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"Sharm-al-Sheikh, We Have Come Back Again"

“Sharm-al-Sheikh, We Have Come Back Again”

Nobody called it the “Ophira Conference”. Not even the papers of the extreme right. Who today even remembers the name Ophira, which was given to Sharm-al-Sheikh during the Israeli occupation, as a first step to its annexation?

Who wants to remember the famous saying of Moshe Dayan that “Sharm-al-Sheikh is more important than peace”? A few years later, the same Dayan took part in the peace negotiations with Egypt and gave Sharm-al-Sheikh back. But in the meantime, some 2500 young Israelis and who knows how many thousands of Egyptians paid with their lives for that statement in the Yom Kippur war.

While the conference went on, I could not clear my head of a song that was haunting me: “Sharm-al-Sheikh, we have come back again” It was sung with gusto in the days of the stupid euphoria after the Six-Day war. It reminded people at the time that we had already conquered the place during the 1956 Sinai war but were compelled by the Eisenhower-Bulganin ultimatum to withdraw. So here we were again.

I was there in 1956. A beautiful gulf (“Sharm-al-Sheikh means “the bay of the old man”), a few small houses and a distinctive mosque. Before our army withdrew, a few months later, it blew up the mosque in a fit of pique.

Now, 22 years after leaving Ophira for the last time (nobody sang then “Sharm-al-Sheikh, we have left you again”) all of us are treating the place as an Egyptian resort, as Egyptian as Cairo and Alexandria. The past has been erased. The occupation has been wiped from our collective memory.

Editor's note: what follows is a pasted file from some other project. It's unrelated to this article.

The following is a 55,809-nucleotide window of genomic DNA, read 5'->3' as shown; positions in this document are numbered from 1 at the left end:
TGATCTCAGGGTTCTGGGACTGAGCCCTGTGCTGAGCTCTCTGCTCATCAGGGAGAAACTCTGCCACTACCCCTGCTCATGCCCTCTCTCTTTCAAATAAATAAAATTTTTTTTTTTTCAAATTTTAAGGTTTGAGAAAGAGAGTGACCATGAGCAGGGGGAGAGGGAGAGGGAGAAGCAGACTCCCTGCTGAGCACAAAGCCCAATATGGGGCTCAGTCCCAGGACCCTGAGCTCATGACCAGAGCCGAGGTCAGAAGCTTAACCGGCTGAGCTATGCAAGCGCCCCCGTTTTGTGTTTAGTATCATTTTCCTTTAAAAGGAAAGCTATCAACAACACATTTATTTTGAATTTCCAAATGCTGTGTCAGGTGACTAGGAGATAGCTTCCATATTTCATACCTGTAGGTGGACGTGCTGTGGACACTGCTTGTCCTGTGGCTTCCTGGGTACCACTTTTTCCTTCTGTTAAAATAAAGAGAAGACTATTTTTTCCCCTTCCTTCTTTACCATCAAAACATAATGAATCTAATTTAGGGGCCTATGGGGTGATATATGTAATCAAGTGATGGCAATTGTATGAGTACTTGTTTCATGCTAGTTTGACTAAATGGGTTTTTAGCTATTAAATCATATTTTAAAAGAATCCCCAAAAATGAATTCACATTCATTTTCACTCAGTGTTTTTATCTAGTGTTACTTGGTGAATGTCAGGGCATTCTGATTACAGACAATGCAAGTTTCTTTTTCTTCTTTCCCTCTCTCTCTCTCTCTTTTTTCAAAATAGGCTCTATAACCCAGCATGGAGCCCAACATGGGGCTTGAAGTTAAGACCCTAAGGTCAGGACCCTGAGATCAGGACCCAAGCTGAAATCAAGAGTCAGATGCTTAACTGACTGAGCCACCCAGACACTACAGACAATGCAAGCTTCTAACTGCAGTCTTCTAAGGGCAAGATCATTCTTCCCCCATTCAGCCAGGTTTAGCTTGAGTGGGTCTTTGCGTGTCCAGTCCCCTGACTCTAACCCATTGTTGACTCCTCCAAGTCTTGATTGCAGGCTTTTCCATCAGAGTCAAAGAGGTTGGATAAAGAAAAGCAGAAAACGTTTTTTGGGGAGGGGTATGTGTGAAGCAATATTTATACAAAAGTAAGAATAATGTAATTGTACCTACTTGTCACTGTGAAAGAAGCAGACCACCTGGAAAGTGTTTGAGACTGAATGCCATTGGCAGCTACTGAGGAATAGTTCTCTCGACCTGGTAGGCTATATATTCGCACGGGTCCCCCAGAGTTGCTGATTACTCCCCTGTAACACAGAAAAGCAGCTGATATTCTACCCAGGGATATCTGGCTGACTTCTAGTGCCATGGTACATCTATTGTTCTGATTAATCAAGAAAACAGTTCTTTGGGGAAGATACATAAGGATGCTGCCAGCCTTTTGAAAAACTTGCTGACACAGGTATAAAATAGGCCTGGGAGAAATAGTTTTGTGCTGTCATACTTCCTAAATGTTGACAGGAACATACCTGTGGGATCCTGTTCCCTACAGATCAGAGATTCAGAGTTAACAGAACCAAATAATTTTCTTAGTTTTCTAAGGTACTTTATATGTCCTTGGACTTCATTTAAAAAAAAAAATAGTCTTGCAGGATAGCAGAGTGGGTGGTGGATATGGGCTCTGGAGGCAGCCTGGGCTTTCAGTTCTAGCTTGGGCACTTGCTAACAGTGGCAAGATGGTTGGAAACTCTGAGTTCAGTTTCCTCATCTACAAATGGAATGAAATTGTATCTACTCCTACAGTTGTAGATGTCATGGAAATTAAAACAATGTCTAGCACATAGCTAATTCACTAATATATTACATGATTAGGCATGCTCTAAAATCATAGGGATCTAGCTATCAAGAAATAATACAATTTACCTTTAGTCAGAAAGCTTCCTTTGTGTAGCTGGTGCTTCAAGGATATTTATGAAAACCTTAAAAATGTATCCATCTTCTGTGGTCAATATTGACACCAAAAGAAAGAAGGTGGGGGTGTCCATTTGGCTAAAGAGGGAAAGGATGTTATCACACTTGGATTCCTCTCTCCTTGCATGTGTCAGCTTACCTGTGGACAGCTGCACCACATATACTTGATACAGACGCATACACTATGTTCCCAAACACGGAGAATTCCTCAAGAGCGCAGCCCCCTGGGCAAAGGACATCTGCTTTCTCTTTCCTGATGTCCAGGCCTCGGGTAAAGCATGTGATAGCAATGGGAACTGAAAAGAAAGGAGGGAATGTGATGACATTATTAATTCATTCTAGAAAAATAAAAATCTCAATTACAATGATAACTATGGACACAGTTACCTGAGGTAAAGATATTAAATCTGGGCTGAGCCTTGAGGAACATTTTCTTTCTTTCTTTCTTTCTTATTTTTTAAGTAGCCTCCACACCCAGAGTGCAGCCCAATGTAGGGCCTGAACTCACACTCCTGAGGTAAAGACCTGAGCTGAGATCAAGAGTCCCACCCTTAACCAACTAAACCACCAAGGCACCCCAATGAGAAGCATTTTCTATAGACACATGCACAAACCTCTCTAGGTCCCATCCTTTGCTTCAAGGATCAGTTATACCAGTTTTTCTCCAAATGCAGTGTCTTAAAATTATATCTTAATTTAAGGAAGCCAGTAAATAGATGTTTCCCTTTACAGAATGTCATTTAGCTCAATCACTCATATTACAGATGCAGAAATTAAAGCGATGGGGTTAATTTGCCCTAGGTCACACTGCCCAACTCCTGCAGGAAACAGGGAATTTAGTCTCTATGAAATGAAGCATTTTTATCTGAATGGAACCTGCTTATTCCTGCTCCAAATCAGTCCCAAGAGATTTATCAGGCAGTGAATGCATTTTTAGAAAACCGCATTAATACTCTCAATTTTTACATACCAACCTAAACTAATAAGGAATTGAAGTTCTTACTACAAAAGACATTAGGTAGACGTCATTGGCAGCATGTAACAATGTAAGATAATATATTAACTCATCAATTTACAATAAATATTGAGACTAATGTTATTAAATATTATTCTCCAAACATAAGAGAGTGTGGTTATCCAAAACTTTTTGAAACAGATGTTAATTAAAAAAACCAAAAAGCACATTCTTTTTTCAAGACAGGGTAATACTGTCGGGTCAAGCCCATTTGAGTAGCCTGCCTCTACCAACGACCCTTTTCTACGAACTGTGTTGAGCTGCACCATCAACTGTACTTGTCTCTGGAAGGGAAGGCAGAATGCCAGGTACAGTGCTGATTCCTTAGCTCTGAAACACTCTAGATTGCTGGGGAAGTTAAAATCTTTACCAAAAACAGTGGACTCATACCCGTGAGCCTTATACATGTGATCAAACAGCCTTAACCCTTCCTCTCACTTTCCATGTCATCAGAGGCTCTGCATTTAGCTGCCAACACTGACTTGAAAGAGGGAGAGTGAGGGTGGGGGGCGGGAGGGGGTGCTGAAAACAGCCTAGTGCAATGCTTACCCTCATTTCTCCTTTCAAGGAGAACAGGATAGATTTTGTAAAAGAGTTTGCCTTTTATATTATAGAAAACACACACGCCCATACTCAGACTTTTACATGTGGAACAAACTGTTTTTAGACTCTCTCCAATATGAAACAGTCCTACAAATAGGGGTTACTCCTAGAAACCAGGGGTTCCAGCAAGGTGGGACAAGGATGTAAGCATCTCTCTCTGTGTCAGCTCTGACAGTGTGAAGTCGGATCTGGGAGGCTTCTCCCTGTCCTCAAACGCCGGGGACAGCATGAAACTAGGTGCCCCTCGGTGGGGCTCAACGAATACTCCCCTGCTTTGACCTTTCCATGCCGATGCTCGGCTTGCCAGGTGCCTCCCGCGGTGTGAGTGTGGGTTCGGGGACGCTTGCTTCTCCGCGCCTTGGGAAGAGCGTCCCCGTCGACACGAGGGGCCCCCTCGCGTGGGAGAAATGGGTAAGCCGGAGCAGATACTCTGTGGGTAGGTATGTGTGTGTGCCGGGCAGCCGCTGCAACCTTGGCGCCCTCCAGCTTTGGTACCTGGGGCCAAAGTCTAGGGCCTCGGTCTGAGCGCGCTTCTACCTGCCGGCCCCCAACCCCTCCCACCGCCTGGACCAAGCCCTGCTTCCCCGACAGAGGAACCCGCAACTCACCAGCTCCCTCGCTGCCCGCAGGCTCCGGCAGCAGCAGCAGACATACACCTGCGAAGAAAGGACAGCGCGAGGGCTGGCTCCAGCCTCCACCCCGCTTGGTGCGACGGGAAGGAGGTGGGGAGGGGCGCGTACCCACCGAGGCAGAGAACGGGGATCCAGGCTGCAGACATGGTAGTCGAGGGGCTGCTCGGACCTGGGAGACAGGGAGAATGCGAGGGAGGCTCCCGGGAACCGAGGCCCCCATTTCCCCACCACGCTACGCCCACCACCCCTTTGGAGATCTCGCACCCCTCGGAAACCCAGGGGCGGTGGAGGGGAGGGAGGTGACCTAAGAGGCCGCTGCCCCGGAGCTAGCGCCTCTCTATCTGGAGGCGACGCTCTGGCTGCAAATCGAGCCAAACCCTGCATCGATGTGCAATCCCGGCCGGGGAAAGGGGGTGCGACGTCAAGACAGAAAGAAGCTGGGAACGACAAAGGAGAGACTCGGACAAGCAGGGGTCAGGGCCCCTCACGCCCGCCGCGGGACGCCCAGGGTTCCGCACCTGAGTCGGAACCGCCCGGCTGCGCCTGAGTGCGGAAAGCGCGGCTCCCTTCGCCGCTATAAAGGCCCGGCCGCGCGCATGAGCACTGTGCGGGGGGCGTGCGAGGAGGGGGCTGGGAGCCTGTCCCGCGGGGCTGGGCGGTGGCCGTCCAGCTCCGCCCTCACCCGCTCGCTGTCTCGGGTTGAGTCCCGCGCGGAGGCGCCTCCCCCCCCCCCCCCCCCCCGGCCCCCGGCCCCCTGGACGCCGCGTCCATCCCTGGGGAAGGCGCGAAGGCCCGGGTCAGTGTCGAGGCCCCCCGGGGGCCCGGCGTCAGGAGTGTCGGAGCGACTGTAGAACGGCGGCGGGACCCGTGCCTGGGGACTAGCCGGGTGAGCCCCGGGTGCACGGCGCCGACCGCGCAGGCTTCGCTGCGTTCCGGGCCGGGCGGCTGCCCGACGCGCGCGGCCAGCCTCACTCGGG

That is the first optimistic lesson from the conference. One can withdraw. One can put an end to occupation. One can even forget that it ever took place.

The spirits of two people who were not there hovered over the proceedings.

One of them was George W. Bush. Neither he nor any other American sat at the large round table. But all the four who were sitting there knew that they are completely dependent on him. Husni Mubarak relies on the two billion dollars he gets every year from the United States, under the auspices of a Congress dominated by the pro-Israeli lobby. King Abdallah of Jordan gets much less, but his regime, too, depends on US support.

Ariel Sharon is the Siamese twin of Bush and cannot move without him. It is barely conceivable that he would do anything, big or small, that would upset Bush. Abu-Mazen, for his part, is playing va banque in the hope that Bush will help the Palestinians to cast off the occupation and establish their state.

So why did the Americans not come to Sharm? Because they are not ready to risk taking part in a process that might fail. They will come when success is assured. And today it is not.

The second absentee was Yasser Arafat.

The conference would not have taken place without his mysterious death. It deprived Sharon of the pretext to put peace in “formalin”, as described by Dov Weissglas, his closest advisor, who sat next to him throughout the conference. No Arafat, no pretext. Israeli propaganda, which worked so hard to portray Arafat as a devil, will have to toil hard to do the same to Abu Mazen.

Abu Mazen succeeded in slipping the name of Arafat into his speech, but only in an indirect way. But he ­ like every Palestinian ­ knows that it was the 45 years of Arafat’s work that laid the foundations on which Abu Mazen is now building his new strategy. Without the first intifada there would have been no Oslo, and without the second intifada there would have been no Sharm-al-Sheikh conference. Only the violent Palestinian resistance, which the Israeli army has not been able to put down, has brought Sharon to the round table.

The Israeli army knows by now that it cannot stamp out the insurgency by military means. The Palestinians have recovered their self-respect, much like the Egyptians after Yom Kippur. Many of them also believe that in his second term of office, Bush will impose withdrawal on Israel.